But Chase's counsel Gregory Ostfeld of Greenberg Traurig LLP painted the Hyde-Edwards and Sha-Poppin cases as part of an early wave of PPP litigation that's already begun to recede, rendering an MDL unwarranted.
"When a majority of these cases were filed, it was due to a shortage of funds in the first round of PPP funding," Ostfeld said. "Today, anyone eligible for a PPP loan who wanted one has had ample opportunity to apply for and get one, including nearly all of the named plaintiffs in this case."
According to Ostfeld, there initially were as many as 13 lawsuits that Hyde-Edwards and others wanted the panel to consolidate, and no new similar cases have been filed against the bank since May. But two of the 13 cases have now been voluntarily dismissed and one was dropped from consolidation consideration, and yet another case is on track to be voluntarily dismissed in the coming days, Ostfeld said.
Ostfeld also noted that the program still has more than $100 billion of lending capacity left in it, has had its application deadline extended into next month and has seen its restrictions on borrowers' timing and use of funds relaxed.
"So what plaintiffs does that leave? A tiny subset who are claiming they've still somehow sustained an injury notwithstanding these changes and improvements to [the] program," Ostfeld said. "Respectfully, an MDL makes no sense for these outlier claims."
Changes to the loan program aside, the Chase attorney said the cases up for consolidation raise "distinct grievances" about everything from application prioritization to applicant eligibility criteria that make them inappropriate for an MDL, saying the suits have been "shoehorned together without commonality."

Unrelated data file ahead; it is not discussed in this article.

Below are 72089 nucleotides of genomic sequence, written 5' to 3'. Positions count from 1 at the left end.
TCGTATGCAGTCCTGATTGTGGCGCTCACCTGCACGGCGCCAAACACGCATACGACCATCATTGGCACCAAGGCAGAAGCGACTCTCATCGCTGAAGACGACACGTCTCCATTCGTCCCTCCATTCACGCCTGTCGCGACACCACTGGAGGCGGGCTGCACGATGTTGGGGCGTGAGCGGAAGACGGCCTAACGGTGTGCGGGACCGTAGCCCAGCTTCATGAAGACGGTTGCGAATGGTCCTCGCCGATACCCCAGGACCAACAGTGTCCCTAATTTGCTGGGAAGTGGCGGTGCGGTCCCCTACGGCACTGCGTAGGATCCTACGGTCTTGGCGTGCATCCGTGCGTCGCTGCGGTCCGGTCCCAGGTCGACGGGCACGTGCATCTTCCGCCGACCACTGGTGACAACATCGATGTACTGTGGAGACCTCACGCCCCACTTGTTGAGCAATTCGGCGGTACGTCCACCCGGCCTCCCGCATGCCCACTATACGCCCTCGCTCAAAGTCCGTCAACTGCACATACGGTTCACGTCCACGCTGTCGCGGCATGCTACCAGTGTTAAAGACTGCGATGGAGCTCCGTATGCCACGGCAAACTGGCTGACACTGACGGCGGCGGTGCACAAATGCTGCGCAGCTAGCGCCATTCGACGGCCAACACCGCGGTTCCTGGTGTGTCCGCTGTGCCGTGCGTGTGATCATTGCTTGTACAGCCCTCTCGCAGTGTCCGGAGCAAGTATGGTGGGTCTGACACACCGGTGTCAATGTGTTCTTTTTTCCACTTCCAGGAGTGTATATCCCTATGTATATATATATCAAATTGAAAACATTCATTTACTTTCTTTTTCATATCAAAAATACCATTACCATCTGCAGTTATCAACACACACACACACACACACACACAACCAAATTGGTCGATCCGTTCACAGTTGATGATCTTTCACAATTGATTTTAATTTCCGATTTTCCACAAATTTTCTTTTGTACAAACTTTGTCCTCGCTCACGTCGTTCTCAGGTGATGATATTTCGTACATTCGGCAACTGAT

Still, if the panel were to back centralization, Ostfeld said Chase would support having the MDL hosted in Colorado federal court, in part because the state is "doing better than most" with managing the spread of the coronavirus.
But Shelquist called it "conjecture" for Chase to oppose the creation of an MDL on grounds that the cases are a dying breed, saying that there are additional claims potentially out there but those litigants are waiting to see what happens with consolidation first.
Shelquist also argued that the bank's effort to distinguish between the cases elides over its "core violation" of the loan program's first-come, first-serve mandate to focus on issues that speak more to damages. And regardless of whether plaintiffs later did or still could get PPP loans, Shelquist said they still can claim damages if they weren't given first-come, first-serve service.
"Some of them closed, some of them furloughed or laid off workers thinking that they weren't going to get the money, and it's not easy to restart operations and get back employees with enhanced unemployment benefits," Shelquist said.
The Hyde-Edwards Salon & Spa, KPA Promotion & Awards Inc. and Above & Beyond Preschool LLC are represented by Robert K. Shelquist of Lockridge Grindal Nauen PLLP.
Sha-Poppin Gourmet Popcorn is represented by Benjamin Richman of Edelson PC.
Chase is represented by Gregory E. Ostfeld of Greenberg Traurig LLP.
The case is In re: JPMorgan Chase Paycheck Protection Program Litigation, MDL number 2944, before the U.S. Judicial Panel on Multidistrict Litigation.
--Editing by Jay Jackson Jr.